The civil liberties organisation Liberty has responded with dismay as plans for what it calls "a new Snooper’s Charter" and Secret Courts were included in today's Queen’s Speech. But it welcomed the proposed Defamation Bill as advancing freedom of speech.
Ministers have revived plans for the collection and storage of “communications data” – the records of e-mail, text, phone calls and web browsing – for the entire population. A similar scheme was shelved by the Labour Government in 2009 following a fierce backlash and its fresh inclusion in the Queen’s Speech represents a u-turn on the Coalition’s May 2010 promise to “end the storage of internet and e-mail records without good reason”. Liberty has today launched its No Snoopers’ Charter campaign against the proposals.
Meanwhile the proposed Justice and Security Bill would see secretive Closed Material Procedures extended to all civil proceedings. Liberty says "this dangerous and unnecessary move would not only overturn centuries of Common Law fair trial protections – it would undermine the vital constitutional principle that no-one, including the Government, is above the law."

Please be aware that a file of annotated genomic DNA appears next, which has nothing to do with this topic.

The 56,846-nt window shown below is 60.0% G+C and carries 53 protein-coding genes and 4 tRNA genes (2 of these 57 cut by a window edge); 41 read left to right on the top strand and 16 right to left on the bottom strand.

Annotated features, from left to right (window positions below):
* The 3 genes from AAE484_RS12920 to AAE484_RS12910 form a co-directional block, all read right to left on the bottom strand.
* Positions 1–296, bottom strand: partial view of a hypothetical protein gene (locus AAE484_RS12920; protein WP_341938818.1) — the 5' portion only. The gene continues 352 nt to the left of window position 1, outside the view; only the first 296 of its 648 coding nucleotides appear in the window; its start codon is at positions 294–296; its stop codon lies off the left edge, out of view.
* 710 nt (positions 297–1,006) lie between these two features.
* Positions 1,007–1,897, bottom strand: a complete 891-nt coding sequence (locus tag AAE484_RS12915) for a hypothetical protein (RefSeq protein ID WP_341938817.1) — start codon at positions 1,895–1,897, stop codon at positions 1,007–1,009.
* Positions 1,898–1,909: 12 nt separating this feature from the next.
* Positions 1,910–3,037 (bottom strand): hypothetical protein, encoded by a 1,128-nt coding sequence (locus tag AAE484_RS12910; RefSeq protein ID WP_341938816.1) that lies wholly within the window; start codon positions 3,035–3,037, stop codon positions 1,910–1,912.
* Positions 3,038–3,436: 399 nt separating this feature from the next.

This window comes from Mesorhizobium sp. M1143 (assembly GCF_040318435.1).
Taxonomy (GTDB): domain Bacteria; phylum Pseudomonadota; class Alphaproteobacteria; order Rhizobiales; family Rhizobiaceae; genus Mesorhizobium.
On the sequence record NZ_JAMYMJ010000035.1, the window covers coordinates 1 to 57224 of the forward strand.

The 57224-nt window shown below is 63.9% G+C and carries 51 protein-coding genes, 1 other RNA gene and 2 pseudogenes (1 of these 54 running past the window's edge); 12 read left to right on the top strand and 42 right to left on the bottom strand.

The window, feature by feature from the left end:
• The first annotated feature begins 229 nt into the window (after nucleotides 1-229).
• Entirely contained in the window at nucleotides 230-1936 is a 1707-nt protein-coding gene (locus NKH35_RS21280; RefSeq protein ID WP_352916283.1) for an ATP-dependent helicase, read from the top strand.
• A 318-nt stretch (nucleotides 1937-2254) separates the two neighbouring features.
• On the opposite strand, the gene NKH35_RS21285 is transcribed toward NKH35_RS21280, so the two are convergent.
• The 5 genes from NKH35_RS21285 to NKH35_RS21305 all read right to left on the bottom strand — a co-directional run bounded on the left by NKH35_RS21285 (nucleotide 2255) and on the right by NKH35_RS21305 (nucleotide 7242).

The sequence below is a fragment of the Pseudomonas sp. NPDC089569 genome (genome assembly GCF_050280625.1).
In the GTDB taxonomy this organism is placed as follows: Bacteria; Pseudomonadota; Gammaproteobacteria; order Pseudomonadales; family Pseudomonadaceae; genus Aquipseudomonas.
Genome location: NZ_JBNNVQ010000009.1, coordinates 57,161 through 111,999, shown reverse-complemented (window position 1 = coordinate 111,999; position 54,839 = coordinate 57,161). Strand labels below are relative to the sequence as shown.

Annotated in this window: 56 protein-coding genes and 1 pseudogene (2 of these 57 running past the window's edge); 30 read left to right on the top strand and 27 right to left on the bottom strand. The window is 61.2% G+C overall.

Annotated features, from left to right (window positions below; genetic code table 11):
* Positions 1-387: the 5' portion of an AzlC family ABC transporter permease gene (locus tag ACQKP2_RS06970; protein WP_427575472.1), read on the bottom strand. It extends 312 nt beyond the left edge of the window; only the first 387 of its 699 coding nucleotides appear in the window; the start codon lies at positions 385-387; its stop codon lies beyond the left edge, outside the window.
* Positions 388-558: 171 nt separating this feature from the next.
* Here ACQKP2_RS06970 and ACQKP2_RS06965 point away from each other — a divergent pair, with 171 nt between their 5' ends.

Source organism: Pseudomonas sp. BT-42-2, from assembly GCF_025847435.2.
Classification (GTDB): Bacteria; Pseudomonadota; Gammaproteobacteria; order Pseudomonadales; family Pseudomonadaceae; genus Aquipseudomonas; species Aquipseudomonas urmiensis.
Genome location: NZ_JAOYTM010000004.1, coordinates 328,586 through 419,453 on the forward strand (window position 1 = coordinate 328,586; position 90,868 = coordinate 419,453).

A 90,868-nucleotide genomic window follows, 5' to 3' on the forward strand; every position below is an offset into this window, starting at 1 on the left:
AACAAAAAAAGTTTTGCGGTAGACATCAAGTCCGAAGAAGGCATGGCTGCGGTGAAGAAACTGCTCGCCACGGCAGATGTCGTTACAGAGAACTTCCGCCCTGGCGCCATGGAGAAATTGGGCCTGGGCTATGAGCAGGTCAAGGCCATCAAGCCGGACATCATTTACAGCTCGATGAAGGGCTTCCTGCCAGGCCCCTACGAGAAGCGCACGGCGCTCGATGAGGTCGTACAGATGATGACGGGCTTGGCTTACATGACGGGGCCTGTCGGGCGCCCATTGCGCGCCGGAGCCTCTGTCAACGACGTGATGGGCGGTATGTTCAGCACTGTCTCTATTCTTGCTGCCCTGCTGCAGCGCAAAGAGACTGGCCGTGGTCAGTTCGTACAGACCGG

Elsewhere in the Queen’s Speech there was good news for free speech in the form of a new Defamation Bill, forwhich the human rights community has been actively campaigning. However, there was still no mention of reforming Britain’s unfair extradition laws – something both Coalition partners promised while in opposition.
Shami Chakrabarti, the Director of Liberty, said: “Two years ago, the Coalition bound itself together with promises and action to protect our rights and freedoms. As the strains of governing in a recession begin to show, politicians of all parties should remember the values that we are all supposed to share. Whilst action on free speech is extremely welcome, proposals for secret courts and a snoopers’ charter risk allowing no scrutiny for them and no privacy for us.